I would classify the natural community of my phenology place as a lowland White Pine forest. It is much like the lowland spruce fir forest talked about in Wetland, Woodland, Wildland, as in it is adjacent to and grading into a wetland, has well drained soil on the upper parts of the knoll but down closer to the wetland there is wetter soil, and there are large boulders and what seems to be signs of past floods on the stream bank where there is a lot of erosion. Also the animals present in this community that I have either seen or seen tracks of are squirrels, mice, and various bird species, much like in a lowland spruce fir forest. The only main difference is that there are no spruce or fir trees in my phenology spot, instead their is a majority of White Pines with some hard woods and shrubs mixed in and about.
Since my last visit to my phenology place in February there have been a few noticeable changes. Due to the warm weather of Wednesday and from the other week there were some newly emerging buds on the surrounding shrubbery, and trees. In addition there were signs of life emerging from the ground, including the curls of ferns, and what seemed like a few blades of new grass. Although with todays snow and the cold weather we are suppose to be having I do not think these early emergers will do so well. When I looked closer at the fresh snow layer I could see faint squirrel tracks, it looked like they had been feeding around the base of the pine trees on the seeds of fallen pine cones. Also with the recent snow melts and rain the stream near my phenology place was flowing quite fast, and had risen about a foot up the bank. The water was carrying a lot of sediment, probably due to it eroding the soft edges of the stream bank as the water levels rose.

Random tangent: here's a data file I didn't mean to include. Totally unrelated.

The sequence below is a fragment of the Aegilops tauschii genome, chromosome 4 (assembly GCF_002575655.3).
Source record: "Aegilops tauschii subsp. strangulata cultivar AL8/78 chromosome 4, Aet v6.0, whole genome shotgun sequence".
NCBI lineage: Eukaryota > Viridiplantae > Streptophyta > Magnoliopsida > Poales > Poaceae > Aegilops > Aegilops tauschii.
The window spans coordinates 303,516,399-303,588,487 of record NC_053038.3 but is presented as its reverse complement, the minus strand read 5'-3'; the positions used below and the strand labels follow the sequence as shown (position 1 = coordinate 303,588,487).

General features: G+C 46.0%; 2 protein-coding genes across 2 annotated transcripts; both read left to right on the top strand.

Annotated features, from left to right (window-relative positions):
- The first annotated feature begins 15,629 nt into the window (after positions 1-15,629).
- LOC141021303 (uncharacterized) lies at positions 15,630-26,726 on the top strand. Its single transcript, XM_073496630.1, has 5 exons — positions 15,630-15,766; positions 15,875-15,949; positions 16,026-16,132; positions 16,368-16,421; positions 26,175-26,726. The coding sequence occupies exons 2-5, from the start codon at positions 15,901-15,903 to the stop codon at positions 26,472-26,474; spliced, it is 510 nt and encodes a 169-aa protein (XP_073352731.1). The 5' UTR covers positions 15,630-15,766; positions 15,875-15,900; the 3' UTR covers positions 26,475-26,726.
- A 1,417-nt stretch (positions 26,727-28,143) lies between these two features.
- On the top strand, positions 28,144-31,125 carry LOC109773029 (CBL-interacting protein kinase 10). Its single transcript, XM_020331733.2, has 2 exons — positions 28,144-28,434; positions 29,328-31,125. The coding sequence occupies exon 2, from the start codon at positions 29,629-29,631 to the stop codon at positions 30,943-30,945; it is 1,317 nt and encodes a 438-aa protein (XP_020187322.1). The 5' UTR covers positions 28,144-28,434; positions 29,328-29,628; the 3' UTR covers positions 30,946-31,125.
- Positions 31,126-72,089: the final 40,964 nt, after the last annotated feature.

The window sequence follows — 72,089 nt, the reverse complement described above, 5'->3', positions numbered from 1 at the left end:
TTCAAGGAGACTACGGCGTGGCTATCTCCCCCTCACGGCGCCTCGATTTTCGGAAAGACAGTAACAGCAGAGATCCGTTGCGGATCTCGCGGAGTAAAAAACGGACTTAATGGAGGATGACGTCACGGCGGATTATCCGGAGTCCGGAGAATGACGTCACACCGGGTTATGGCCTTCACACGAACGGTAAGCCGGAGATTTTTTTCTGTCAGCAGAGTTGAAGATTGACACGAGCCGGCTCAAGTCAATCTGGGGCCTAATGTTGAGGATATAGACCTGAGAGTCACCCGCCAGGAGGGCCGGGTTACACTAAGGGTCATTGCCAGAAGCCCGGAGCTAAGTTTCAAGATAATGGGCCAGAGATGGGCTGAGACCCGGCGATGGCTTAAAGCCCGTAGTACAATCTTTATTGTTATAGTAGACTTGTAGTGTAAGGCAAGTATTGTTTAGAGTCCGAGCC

After using BioFinder it reveled that my phenology place is bordering a class 2 wetland, and the Highest Priority Surface Water and Riparian Areas. This makes sense because at the base of the hill that my phenology place is on there is a stream flowing into a wetland area. Also I found out that the physical landscape of my phenology place is representative.